By Professor Roy Douglas, CTO and Co-Founder CATAGEN
There is a growing perception online and in media reports that battery electric vehicles (BEVs) are the only solution for decarbonisation to tackle the impending climate crisis. As with many things in life, BEVs are only part of the solution and the real picture is much more nuanced and varies significantly between transport sectors. Undoubtedly, BEVs and Hydrogen Fuel-Cell EVs (FCEVs) have a huge part to play in reducing the carbon emissions from vehicles but cleaner, greener fuels also have a large part to play and should not be dismissed. Indeed this is well recognised in the UK government’s recent strategy document, “Decarbonising UK Transport”, where roadmaps are presented for all of the different transport sectors and where alternative fuels feature heavily. So a blended approach, using all forms of low-carbon energy, offers the best approach with alternative liquid fuels having a significant contribution.
For cars, the future is clearly BEV with the main transition occurring between 2030 and 2040.
However, the road to transforming the vehicle fleets will be slower and more problematic than currently expected so expect to see hybrid cars on our roads until 2050. The BEV technology is now well developed and most car companies have a good quality product on offer but the practical and social challenges still remain.
Practically, the main issues are charging infrastructure and electrical grid capacity. Socially, there are the challenges of public acceptability: cost, range, useful life and affordability. Families on lower income, who purchase an older, low-cost car and run it until it expires, see little chance of affording a BEV in the near future. This is where alternative low-carbon liquid fuels can have an huge impact and act as an interim solution, extending the life of hybrid cars while BEVs become more widely used and accepted.
For buses, the transfer to BEVs has already started and trials of FCEVs are underway. The strategy for buses is evolving such that BEV and FCEV will be used in cities and the choice will be dependent on operational influences such as route, passenger number and range. Diesel buses will remain the preference for rural routes with drop-in biofuels gradually replacing fossil fuels. Ultimately, as the hydrogen economy develops, hydrogen FCEV and hydrogen combustion hybrid electric vehicles (HHEV) will replace diesel engine buses by about 2040.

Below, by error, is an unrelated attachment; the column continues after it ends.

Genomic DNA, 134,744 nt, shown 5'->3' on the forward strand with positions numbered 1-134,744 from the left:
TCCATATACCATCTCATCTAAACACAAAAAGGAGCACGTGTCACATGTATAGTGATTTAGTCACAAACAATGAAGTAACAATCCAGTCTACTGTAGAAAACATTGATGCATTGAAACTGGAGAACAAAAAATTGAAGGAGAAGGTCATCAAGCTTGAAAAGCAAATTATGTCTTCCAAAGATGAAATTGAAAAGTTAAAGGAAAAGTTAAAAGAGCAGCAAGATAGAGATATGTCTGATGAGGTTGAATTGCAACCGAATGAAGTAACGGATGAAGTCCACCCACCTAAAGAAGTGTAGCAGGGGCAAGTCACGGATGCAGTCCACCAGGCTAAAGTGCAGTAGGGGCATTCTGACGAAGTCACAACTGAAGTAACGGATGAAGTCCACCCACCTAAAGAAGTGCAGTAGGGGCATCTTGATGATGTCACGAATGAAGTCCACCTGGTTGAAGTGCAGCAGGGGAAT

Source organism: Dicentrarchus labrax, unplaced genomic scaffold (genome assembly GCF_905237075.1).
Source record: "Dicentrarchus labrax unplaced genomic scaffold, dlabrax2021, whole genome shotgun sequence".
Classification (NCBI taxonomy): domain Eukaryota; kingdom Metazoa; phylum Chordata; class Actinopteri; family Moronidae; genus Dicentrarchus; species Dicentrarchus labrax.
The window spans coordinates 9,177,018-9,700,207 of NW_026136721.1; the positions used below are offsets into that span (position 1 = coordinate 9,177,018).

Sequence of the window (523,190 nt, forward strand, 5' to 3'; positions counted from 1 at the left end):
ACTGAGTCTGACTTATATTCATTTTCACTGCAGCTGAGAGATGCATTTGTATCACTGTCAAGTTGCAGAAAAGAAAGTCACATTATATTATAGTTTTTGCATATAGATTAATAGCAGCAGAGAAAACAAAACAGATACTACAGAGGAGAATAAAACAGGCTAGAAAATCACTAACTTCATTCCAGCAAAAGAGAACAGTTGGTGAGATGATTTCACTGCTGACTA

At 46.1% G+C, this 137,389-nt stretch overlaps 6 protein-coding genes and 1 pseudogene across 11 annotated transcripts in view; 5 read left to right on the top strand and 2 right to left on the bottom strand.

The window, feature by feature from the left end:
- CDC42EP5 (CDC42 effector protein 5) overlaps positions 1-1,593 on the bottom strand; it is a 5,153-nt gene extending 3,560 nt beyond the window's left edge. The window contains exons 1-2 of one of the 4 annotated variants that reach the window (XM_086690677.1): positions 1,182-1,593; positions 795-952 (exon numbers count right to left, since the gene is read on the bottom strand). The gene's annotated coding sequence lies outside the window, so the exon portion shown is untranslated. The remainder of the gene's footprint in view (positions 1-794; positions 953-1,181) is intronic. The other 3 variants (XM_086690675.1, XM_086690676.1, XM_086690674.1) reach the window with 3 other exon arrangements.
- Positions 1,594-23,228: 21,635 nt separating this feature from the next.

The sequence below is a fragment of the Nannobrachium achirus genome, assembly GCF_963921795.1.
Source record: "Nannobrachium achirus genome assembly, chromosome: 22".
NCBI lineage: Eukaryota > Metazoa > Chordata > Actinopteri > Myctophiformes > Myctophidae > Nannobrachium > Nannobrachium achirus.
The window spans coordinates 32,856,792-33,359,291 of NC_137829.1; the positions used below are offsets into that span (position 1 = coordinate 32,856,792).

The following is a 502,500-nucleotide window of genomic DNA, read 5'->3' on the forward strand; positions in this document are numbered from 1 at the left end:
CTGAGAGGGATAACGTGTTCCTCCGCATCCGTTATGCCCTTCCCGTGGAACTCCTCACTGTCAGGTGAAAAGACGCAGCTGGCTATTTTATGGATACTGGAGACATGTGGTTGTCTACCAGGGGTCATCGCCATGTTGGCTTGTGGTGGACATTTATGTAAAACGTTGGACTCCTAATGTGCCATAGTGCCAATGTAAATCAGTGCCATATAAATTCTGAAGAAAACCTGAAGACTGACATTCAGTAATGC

For heavy-duty road haulage, BEVs are unlikely to make much impact with FCEVs looking like the more appropriate longer term solution. However, cost and availability will limit the introduction and combustion engine power will remain the mainstream for many years. In the near term, biofuels will replace fossil fuels with the changeover limited by availability of fuel. Good quality biodiesel is available now, with other fuels such as HVO (hydrogenated vegetable oil) gaining some traction. In the next few years to 2030, biofuels and efuels (synthetic diesel) will gradually replace fossil diesel with the hydrogen economy impacting strongly by 2040.
For other forms of transport, such as aviation and marine, the picture is not quite so clear and changes will be further into the future. Whilst there will be some uptake of battery and hydrogen power, combustion engines using liquid fuels will be the main power-plants for the foreseeable future. Alternative fuels offers the main route to decarbonisation in these sectors and, currently, there is no realistic alternative for larger shipping and for long-haul aircraft.
In conclusion, cleaner greener liquid fuels offer the potential of large impact on decarbonisation of road transport in the near term before battery electric and the hydrogen economy can gain significant traction. For aviation and marine, these fuels are the only practical alternative to reduce carbon emissions.
Bio – Professor Roy Douglas
Roy is Chief Technical Officer, a Director and one of the founders of Catagen Ltd. He is Professor Emeritus of IC Engines Technology in the School of Mechanical and Aerospace Engineering at Queen’s University, Belfast. He has over 40 years of experience in the areas of engine research and development, systems modelling and automotive after-treatment. For the past 25 years, his research has concentrated on improving the performance of automotive after-treatment systems, with particular emphasis on applied catalysis at the interface between chemistry and engineering. He is keenly interested in improved air quality through application of ultra-low emissions technology on the roadmap to zero tailpipe emissions for the automotive industry.
He has published over 100 technical papers with 4 granted patents: he has supervised over 40 PhD research students and over 20 Post-doctoral research fellows; he has research earnings of over £25 million.
He was a senior member of the School of Mechanical & Aerospace Engineering and a member of the school management team. He is currently a member of the Automotive Council Technical Committee in the UK and a member of the International Advisory Board for the Virtual Vehicle Research Centre at TU Graz, Austria.
CATAGEN has worked with a number of companies to help them understand the impact of additives in fuel to understand catalyst performance using its patented technology. To find out more, contact firstname.lastname@example.org